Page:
I remember when my dad awoke me one morning during my middle school years. He woke me up gently to break the news to me that our dog, Dallas, had passed away. Recently, our family took our beloved but diminished pup of 16 years to the vet to say goodbye. It was so sad to be there together and each take turns loving on Samson knowing that it was the end of a long friendship, just as it was heartbreaking to awake that morning and hear the news of my dog dying when I was a boy. Stories of losing animals are often emotional, but there are countless other stories in life where we face loss, difficulty, or failure. What is the saddest you have ever been? What has torn your heart in the past?
You might not like this email devotional at the moment and I don’t blame you! As Americans, we often pride ourselves on plowing forward, but often we do so to the extent of failing to ever properly mourn or even grasp our losses.
In the second sentence of the Sermon on the Mount (last week we looked at the first), Jesus says something that seems self-contradicting…
Blessed are those who mourn…
Remember the word “blessed” literally translates to “happy”. Happy are the sad is essentially what Jesus says. Why? Is this some kind of silver lining statement, like the person who tells someone who had a dog die that “all things happen for a reason” or “they are in a better place”?
No, Jesus does not do that. So what is He saying?
I mourned those two dogs because I understood what was happening. I understood the finality of the situation. If the dogs were merely going to take a nap and return to me then I would not have needed to mourn. It was if the soul was taking inventory and finding a deep deficit.
Last week we saw how Jesus said “blessed are the poor in spirit”, the “spiritually broken” are blessed. Why? Because it is when one realizes they are lost that they then understand they need to be found!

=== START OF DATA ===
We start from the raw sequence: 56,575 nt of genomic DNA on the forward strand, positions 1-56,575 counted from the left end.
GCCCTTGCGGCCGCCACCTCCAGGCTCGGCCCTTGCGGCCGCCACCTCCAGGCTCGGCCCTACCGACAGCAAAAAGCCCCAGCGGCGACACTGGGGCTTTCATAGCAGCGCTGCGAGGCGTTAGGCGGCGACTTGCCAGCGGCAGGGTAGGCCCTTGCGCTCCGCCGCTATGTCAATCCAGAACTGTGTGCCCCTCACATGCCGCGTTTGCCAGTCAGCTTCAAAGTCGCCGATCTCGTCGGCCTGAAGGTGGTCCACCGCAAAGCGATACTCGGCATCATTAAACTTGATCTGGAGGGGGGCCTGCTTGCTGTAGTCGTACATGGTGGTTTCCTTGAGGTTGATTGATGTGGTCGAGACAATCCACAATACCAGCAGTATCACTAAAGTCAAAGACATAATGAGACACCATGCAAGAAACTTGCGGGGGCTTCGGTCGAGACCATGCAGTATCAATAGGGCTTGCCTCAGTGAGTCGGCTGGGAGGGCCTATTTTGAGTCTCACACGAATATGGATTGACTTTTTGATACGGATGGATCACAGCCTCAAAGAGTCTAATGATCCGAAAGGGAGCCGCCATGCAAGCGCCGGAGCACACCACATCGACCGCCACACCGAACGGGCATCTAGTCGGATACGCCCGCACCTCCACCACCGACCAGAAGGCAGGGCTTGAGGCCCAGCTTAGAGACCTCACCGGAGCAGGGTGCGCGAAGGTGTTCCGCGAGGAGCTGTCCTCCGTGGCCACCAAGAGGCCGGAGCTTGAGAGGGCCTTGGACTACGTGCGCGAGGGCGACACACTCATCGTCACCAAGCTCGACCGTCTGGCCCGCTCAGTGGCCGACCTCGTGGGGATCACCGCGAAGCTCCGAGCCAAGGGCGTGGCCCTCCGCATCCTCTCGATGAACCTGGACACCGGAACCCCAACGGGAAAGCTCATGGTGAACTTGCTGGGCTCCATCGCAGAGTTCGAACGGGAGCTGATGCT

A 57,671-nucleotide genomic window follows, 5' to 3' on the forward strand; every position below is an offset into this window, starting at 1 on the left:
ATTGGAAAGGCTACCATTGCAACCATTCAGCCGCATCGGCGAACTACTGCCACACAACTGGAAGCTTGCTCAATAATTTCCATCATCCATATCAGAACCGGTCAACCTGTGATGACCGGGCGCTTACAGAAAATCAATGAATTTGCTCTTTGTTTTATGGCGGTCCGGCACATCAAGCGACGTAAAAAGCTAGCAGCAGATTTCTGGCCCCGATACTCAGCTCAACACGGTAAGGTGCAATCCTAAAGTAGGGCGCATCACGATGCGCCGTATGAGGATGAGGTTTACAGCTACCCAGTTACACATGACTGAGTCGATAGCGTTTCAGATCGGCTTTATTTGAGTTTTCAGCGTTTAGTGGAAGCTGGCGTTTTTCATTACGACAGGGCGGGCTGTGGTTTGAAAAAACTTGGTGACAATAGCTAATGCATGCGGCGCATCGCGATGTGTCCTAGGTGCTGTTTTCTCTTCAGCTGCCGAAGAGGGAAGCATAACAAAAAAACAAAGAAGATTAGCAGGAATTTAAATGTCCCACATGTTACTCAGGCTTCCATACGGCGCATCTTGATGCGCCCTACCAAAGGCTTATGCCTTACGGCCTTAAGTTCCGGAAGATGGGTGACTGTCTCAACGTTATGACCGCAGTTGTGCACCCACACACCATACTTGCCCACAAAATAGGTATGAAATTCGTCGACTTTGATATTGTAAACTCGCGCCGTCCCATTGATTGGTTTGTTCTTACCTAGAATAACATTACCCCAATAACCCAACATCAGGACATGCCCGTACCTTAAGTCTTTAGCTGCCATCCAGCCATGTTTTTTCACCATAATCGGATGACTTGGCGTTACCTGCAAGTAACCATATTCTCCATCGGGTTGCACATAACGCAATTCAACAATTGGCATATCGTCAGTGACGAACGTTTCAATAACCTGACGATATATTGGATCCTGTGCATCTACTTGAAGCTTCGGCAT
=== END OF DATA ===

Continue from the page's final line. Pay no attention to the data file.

But what if you are unable to “undo” your spiritual brokenness? What if you and I stand guilty before God for all our sins and have no way to erase them? Can you imagine the sadness of such a moment? Jesus can, and you can see His parables often point to such devastation.
Imagine two men stranded on two separate isolated islands. One man, after recovering from the wreck that landed him there, sees his surroundings, realizes he is lost, and has no way of getting off the island. The other man recovers, sees the island, and rejoices that he is now king of this domain!
Which one will desperately look for rescue? Which one will have eyes fixed on the horizon in hopes of spotting a plane or passing boat?
The one who mourns his sad condition would be the one desperate for help. The other would reject anyone else’s arrival because it would threaten his kingdom!
When it comes to Amazing Grace (how sweet the sound), it is only truly amazing to us when we understand the actual despair we face without it. Blessed is the person who mourns their brokenness. Blessed is the one who cries out “have mercy on me, a sinner!”. Blessed is the one who surveys all they have accomplished (good, bad, and otherwise) and sees themselves wanting. Why?
In Luke 7, Jesus is dining with a Pharisee (imagine the man who thinks he is the king of his island) when a sinful woman (think of the one who realizes he is stranded) washes the feet of Jesus with her tears, kissed them, and wipes them clean with her hair. Jesus says…
Therefore, I tell you, her many sins have been forgiven—as her great love has shown. But whoever has been forgiven little loves little.Luke 7:47 NIV
The more you and I understand the deep roots of sin in our lives, the more we see the brokenness of our own story, the more we will mourn it.
So why are the sad happy?
Jesus is indicating that something (Someone) is coming that can bring true comfort to the searching soul…
Blessed are those who mourn, for they will be comforted.Matthew 5:4 NIV